28. 28.

    Petersen OW, Ronnov-Jessen L, Howlett AR, Bissell MJ: Interaction with basement membrane serves to rapidly distinguish growth and differentiation pattern of normal and malignant human breast epithelilal cells. Proc Natl Acad Sci USA. 1992, 89: 9064-9068.

  29. 29.

    Muthuswamy SK, Li D, Lelievre S, Bissell MJ, Brugge JS: ErbB2, but not ErbB1, reinitiates proliferation and induces luminal repopulation in epithelial acini. Nat Cell Biol. 2001, 3: 785-792. 10.1038/ncb0901-785

  30. 30.

    Debnath J, Muthuswamy SK, Brugge JS: Morphogenesis and oncogenesis of MCF-10A mammary epithelial acini grown in three-dimensional basement membrane cultures. Methods. 2003, 30: 256-68. 10.1016/S1046-2023(03)00032-X

  31. 31.

    Bissell MJ, Rizki A, Mian IS: Tissue architecture: the ultimate regulator of breast epithelial function. Curr Opin Cell Biol. 2003, 15: 753-762. 10.1016/

  32. 32.

    Holbro T, Hynes NE: ErbB Receptors: Directing Key Signaling Networks ThroughoutLife. Annu Rev Pharmacol Toxicol. 2004, 44: 195-217. 10.1146/annurev.pharmtox.44.101802.121440

  33. 33.

    Okabayashi Y, Kido Y, Okutani T, Sugimoto Y, Sakaguchi K, Kasuga M: Tyrosines 1148 and 1173 of activated human epidermal growth factor receptors are binding sites of Shc in intact cells. J Biol Chem. 1994, 269: 18674-18678.

  34. 34.

    Okutani T, Okabayashi Y, Kido Y, Sugimoto Y, Sakaguchi K, Matuoka K, Takenawa T, Kasuga M: Grb2/Ash binds directly to tyrosines 1068 and 1086 and indirectly to tyrosine 1148 of activated human epidermal growth factor receptors in intact cells. J Biol Chem. 1994, 269: 31310-4.

  35. 35.

    Baer M, Johnson PF: Generation of truncated C/EBPbeta isoforms by in vitro proteolysis. J Biol Chem. 2000, 275: 26582-26590. 10.1074/jbc.M004268200

  36. 36.

    Dearth LR, Hutt J, Sattler A, Gigliotti A, DeWille J: Expression and function of CCAAT/enhancer binding proteinbeta (C/EBPbeta) LAP and LIP isoforms in mouse mammary gland, tumors and cultured mammary epithelial cells. J Cell Biochem. 2001, 82: 357-370. 10.1002/jcb.1167

  37. 37.

    Wessells J, Yakar S, Johnson PF: Critical prosurvival roles for C/EBP beta and insulin-like growth factor I in macrophage tumor cells. Mol Cell Biol. 2004, 24: 3238-3250. 10.1128/MCB.24.8.3238-3250.2004

  38. 38.

    Seton-Rogers SE, Lu Y, Hines LM, Koundinya M, LaBaer J, Muthuswamy SK, Brugge JS: Cooperation of the ErbB2 receptor and transforming growth factor beta in induction of migration and invasion in mammary epithelial cells. Proc Natl Acad Sci U S A. 2004, 101: 1257-1262. 10.1073/pnas.0308090100

  39. 39.

    Slack-Davis JK, Eblen ST, Zecevic M, Boerner SA, Tarcsafalvi A, Diaz HB, Marshall MS, Weber MJ, Parsons JT, Catling AD: PAK1 phosphorylation of MEK1 regulates fibronectin-stimulated MAPK activation. J Cell Biol. 2003, 162: 281-91. 10.1083/jcb.200212141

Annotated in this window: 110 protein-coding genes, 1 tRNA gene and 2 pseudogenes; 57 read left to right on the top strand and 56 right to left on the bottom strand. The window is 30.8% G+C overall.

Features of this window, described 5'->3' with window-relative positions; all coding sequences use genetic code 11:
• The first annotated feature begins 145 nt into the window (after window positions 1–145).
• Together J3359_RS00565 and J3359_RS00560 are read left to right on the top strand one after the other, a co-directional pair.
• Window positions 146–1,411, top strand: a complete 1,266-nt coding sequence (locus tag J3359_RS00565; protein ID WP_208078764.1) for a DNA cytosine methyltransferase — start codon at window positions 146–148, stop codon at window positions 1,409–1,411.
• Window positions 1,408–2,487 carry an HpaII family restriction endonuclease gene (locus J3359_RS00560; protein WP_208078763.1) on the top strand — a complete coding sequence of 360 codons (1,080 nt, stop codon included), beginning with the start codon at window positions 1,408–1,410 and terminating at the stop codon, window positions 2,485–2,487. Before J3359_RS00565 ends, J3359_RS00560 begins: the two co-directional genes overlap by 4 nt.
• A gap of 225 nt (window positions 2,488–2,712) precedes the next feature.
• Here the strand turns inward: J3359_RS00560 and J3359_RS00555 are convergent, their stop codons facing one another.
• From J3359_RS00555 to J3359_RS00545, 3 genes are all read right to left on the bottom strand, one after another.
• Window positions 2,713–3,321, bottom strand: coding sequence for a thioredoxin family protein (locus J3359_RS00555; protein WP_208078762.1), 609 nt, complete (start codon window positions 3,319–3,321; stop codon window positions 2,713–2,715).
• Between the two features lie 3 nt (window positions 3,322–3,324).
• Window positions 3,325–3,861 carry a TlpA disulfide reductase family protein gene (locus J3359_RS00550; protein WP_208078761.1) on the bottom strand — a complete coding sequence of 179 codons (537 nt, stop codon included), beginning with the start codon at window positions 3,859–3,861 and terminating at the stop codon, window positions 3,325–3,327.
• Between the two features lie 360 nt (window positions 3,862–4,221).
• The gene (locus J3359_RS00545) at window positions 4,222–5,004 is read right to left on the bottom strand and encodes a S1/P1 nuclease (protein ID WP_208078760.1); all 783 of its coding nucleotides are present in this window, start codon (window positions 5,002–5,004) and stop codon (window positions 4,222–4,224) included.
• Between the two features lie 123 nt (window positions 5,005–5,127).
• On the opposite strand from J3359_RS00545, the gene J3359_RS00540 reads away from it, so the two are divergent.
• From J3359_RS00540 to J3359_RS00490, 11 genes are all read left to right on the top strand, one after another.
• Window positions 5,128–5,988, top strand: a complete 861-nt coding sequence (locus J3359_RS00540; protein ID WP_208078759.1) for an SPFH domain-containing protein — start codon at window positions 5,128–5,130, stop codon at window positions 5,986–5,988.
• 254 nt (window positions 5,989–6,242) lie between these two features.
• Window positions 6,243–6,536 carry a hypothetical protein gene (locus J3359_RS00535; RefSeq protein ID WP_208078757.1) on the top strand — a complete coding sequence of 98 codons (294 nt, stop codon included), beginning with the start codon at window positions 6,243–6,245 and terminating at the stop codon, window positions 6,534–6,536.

40. 40.

    Eblen ST, Slack-Davis JK, Tarcsafalvi A, Parsons JT, Weber MJ, Catling AD: Mitogen-activated protein kinase feedback phosphorylation regulates MEK1 complex formation and activation during cellular adhesion. Mol Cell Biol. 2004, 24: 2308-2317. 10.1128/MCB.24.6.2308-2317.2004

  41. 41.

    Greenbaum LE, Li W, Cressman DE, Peng Y, Ciliberto G, Poli V, Taub R: CCAAT enhancer- binding protein beta is required for normal hepatocyte proliferation in mice after partial hepatectomy. J Clin Invest. 1998, 102: 996-1007.

  42. 42.

    Metz R, Ziff E: cAMP stimulates the C/EBP-related transcription factor rNFIL-6 to translocate to the nucleus and induce c-fos transcription. Genes Dev. 1991, 5: 1754-66.

  43. 43.

    Soule HD, Maloney TM, Wolman SR, Peterson WD, Brenz R, McGrath CM, Russo J, Pauley RJ, Jones RF, Brooks SC: Isolation and characterization of a spontaneously immortalized human breast epithelial cell line, MCF-10. Cancer Res. 1990, 50: 6075-6086.

  44. 44.

    Tait L, Soule HD, Russo J: Ultrastructural and immunocytochemical characterization of an immortalized human breast epithelial cell line, MCF-10. Cancer Res. 1990, 50: 6087-94.

  45. 45.

    Grignani F, Kinsella T, Mencarelli A, Valtieri M, Riganelli D, Grignani F, Lanfrancone L, Peschle C, Nolan GP, Pelicci PG: High-efficiency gene transfer and selection of human hematopoietic progenitor cells with a hybrid EBV/retroviral vector expressing the green fluorescence protein. Cancer Res. 1998, 58: 14-19.

  46. 46.

    Kinsella TM, Nolan GP: Episomal vectors rapidly and stably produce high-titer recombinant retrovirus. Hum Gene Ther. 1996, 7: 1405-1413.

  47. 47.